12.2.10

Tips for maximizing Your Google AdSense Revenues

Despite what you may hear, the Google AdSense program is not for everyone. There are some types of web sites that do poorly no matter how hard the owners try, and there are others that should be doing well but the webmaster simply isn’t putting in the effort to make things happen.
Here are some tips to make AdSense work better for you. If you do them all and you’re still not having any luck, then you just might be running one of those sites that don’t make money

1. Determine if your visitors are “in the mood”

Like I mentioned at the top of this article, some web sites just don’t work with pay-per-click programs.
The best performing sites fall into one of these categories:

• Sites where users go and expect to buy something while they are there. E-commerce sites fit the bill here..
• Sites where users go to find specific information on something that they want to buy now. Music and video review sites, vacation information sites, resume building sites, etc. You don’t have to actually be selling these types of things; your site can just be a mecca for information pertaining to these things. Then, when the visitor comes to read your content, they are more likely to click on your ads.

• Sites where people who have disposable income and a credit card like to visit. This includes sites with money management, investing and lifestyle content.

• Sites that draw a large amount of new users every day. Free coupon sites and “How to” sites are good examples.
• Sites where people go who expect to read ads. Classified ads and shopping comparison sites fit into this category.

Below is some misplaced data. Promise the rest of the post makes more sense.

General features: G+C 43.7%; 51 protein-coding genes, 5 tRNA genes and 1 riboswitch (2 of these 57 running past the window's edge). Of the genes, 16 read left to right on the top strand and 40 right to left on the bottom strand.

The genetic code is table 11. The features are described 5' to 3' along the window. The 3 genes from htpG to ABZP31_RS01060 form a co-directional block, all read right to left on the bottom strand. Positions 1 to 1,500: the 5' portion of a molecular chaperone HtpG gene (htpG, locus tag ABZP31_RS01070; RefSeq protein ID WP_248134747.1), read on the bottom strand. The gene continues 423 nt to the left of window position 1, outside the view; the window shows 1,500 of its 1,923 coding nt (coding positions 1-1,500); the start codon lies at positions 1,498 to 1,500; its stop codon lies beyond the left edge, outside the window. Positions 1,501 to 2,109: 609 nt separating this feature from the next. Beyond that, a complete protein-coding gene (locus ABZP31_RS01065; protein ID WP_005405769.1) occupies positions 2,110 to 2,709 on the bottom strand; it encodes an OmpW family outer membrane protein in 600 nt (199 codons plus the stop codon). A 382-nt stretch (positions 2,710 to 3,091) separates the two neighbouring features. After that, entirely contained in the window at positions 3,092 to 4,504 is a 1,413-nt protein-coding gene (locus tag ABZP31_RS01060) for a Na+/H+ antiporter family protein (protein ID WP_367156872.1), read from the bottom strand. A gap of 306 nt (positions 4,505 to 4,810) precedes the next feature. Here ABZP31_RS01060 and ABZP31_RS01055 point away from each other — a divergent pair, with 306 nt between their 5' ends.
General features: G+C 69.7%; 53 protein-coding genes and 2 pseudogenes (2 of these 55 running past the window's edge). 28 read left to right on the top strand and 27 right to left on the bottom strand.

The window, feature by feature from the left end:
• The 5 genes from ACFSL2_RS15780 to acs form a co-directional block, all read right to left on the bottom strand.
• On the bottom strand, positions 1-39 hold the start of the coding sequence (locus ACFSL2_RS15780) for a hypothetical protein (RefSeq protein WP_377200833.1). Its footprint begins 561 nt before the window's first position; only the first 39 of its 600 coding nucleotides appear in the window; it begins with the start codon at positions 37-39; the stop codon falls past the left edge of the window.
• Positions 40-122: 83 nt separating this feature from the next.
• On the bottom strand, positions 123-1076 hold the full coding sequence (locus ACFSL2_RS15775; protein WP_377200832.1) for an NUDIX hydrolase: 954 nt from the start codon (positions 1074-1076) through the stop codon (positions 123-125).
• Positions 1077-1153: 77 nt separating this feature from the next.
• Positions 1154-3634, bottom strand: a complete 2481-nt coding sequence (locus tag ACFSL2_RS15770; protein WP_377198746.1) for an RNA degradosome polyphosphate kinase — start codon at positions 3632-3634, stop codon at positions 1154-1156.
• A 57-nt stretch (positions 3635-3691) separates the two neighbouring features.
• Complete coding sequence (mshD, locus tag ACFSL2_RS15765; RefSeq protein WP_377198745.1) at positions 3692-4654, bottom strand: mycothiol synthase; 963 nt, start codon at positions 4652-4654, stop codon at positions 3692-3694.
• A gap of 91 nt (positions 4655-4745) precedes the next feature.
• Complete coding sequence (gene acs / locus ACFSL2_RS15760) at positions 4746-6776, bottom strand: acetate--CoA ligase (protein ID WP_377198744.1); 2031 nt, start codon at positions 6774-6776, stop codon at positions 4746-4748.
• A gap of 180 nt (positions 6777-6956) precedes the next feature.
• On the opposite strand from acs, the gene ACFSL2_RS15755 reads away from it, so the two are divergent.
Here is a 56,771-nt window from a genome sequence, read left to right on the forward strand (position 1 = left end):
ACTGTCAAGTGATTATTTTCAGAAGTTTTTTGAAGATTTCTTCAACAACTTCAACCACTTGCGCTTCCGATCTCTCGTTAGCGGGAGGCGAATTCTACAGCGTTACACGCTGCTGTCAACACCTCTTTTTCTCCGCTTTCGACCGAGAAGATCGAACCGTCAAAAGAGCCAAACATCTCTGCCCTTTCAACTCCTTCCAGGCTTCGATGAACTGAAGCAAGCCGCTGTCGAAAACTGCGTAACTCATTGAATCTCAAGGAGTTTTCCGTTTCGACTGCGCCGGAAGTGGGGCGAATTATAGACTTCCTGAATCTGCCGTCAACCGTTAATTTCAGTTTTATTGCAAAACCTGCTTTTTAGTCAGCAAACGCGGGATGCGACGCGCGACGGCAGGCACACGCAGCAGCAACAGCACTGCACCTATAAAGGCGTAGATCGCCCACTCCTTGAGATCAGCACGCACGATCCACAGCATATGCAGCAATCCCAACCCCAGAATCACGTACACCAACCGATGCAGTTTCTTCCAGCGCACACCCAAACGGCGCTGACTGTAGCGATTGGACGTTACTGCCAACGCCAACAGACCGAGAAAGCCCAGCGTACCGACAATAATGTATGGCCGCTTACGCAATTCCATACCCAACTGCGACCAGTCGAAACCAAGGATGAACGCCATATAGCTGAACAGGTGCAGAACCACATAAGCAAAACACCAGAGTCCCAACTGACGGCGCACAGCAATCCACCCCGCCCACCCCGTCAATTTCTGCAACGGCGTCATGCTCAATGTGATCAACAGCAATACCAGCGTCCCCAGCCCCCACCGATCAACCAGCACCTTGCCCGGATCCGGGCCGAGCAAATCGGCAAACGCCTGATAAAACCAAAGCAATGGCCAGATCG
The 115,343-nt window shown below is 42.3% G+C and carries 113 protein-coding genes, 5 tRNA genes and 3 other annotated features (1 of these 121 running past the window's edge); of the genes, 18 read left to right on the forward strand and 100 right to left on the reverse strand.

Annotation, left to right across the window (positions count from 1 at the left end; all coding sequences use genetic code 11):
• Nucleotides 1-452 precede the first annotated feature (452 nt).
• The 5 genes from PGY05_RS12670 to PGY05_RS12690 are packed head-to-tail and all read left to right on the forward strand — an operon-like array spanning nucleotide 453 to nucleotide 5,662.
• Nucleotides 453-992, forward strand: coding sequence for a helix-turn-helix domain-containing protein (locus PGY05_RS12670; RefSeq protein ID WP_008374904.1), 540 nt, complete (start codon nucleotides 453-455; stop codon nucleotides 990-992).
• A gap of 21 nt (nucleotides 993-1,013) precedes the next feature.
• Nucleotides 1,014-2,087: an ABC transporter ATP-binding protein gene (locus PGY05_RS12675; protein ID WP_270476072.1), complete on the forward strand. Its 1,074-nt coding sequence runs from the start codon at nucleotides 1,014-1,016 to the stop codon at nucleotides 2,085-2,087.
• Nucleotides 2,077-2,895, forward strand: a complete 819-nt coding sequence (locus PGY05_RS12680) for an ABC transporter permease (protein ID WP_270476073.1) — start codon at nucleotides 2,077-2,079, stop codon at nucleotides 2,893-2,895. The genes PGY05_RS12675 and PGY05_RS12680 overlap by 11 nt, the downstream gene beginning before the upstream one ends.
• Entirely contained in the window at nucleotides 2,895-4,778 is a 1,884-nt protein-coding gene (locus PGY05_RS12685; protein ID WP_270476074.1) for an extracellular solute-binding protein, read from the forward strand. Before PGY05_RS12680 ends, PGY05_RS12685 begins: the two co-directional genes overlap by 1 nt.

2. Make sure that your visitors don’t feel that you just want to grab their money

Give them plenty of relevant and well-written content. If writing isn’t your best skill then hire someone to do it for you. Good content brings steady traffic and steady traffic pays the bills.

3. Play by the rules

Google has some very specific Terms of Service (https://www.google.com/adsense/policies) for participating in their AdSense program. Learn those rules and follow them so you don’t lose all of your investment by getting shut out.

4. Use the tools that Google gives you

Google gives you tools for determining the best keywords for your site, measuring ad performance, and setting up different ad “channels” for fine-tuning ad results. These guys and girls are the 800 lb. Gorillas in the Pay-Per-Click market. They didn’t build these tools just to keep their programmers busy. Take advantage of their knowledge for they are very big and you are not!

5. Tweak, fine-tune and then tweak again

You should never be happy with your AdSense performance. If it’s good, then you need to make it great. If it’s great then you need to make it amazing. If it’s amazing then you need to take it to the UPS club. The UPS club? Google sends all checks over $10,000 per month to the webmaster via UPS overnight delivery. Now there’s a club that I wouldn’t mind belonging to.

6. Get more traffic

No matter how much traffic you have, you need more. More eyeballs translate to more clicks. Even if you’re only pulling a 2% click-through. That’s a lot of clicks when you have thousands of visitors each day.

7. Experiment with new keywords